We were shocked that nobody seemed to know who the eventual election victor was. I guess that’s because he was under the radar, probably well behaved, always on time, good attendance and a high achiever. Nobody’s noticed him because he hasn’t given anyone reason to and in some ways I think that’s very sad. Imagine if he had never stood for election, he would possibly have passed right through secondary school with nobody ever noticing him.

I see how easy it is for deserving students to be bypassed on awards events and for opportunities to represent the school and for treats and rewards and while I get it now as a teacher that the challenging students take up the lion’s share of your time and focus, it’s really not fair. It’s made me want to make an even more concerted effort to make sure I notice the other students, not just the high achievers but the middling, average students who come in, sit down, get on with their work, achieve comfortably and leave. I know who they are in my current classes and I know who they were in my placement classes and I have to hold my hands up and admit that in my placement classes they were the ones I took longest to remember the names of, the ones I engaged with the least and the ones I should have recognised more.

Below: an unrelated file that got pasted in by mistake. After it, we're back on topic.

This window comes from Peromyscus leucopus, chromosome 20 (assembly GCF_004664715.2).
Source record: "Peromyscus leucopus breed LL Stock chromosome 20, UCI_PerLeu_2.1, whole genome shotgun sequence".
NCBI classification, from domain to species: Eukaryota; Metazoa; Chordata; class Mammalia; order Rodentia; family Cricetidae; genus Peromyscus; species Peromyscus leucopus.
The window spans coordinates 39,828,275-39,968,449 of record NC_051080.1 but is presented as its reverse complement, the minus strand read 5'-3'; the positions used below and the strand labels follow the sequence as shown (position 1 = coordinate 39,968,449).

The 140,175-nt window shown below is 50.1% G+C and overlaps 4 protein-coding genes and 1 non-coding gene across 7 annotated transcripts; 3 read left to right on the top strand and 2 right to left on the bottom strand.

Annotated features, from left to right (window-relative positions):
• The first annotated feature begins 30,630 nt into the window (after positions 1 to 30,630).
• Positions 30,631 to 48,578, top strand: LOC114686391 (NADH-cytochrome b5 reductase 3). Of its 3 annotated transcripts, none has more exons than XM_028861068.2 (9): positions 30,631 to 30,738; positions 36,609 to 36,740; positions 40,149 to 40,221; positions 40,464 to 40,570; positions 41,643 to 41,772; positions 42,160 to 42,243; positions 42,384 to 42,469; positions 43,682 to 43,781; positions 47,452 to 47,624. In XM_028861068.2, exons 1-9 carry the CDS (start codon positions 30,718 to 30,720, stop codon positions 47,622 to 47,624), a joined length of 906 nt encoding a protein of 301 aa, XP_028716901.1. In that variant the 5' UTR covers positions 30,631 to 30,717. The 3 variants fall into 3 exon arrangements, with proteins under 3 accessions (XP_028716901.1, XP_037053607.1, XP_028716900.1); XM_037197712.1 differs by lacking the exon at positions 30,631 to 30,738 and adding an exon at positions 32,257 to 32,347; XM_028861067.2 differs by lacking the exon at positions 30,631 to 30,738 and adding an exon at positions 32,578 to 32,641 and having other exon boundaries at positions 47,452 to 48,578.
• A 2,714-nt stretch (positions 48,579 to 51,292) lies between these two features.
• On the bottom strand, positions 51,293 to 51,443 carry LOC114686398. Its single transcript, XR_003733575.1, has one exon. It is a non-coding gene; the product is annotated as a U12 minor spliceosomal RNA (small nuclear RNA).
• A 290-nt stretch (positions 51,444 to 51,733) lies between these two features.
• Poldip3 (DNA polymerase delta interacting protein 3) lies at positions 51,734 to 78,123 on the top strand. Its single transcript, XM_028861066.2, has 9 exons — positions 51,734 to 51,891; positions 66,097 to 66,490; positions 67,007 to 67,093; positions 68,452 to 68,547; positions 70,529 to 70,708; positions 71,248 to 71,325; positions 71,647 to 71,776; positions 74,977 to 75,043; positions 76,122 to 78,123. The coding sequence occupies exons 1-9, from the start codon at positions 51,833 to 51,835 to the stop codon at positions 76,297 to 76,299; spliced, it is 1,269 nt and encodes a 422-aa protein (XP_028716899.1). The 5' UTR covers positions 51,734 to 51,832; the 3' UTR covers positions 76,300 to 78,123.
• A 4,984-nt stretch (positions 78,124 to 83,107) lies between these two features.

As a student teacher you will soon realise that it really is the challenging students who you remember first and you will be shocked when you reflect and consider the amount of time you spent talking directly to them (another reason why reflection is important). You have to be careful of that, some ‘disruptive’ students just crave attention and they are very skilled at commanding it.  In one of my observations my university tutor advised me to ignore any behaviours which were not threatening or affecting anyone else. As an example in the observed class one of my students decided to make a paper plane and I asked why he had done that and I should have just ignored it, nobody else had noticed he had made it, it wasn’t detracting from the overall flow of the lesson and I brought everyone’s focus to the paper plane and thereby I caused the class to become distracted from the lesson and of course myself. Later on he wrapped toilet paper around himself and again I mentioned it and created the conflict situation the student wanted when again I could have just ignored it.

So lesson learned, less time on the attention seekers and more of acknowledgement of the under the radar, safe kids, they might not crave attention but everyone likes to be noticed for something they’re doing well and to have some attention now and again, I’d hate to think a student of mine would put himself up for an election and I wouldn’t know who he was but am aware of how easily it could happen.

Looking forward to the  next episode.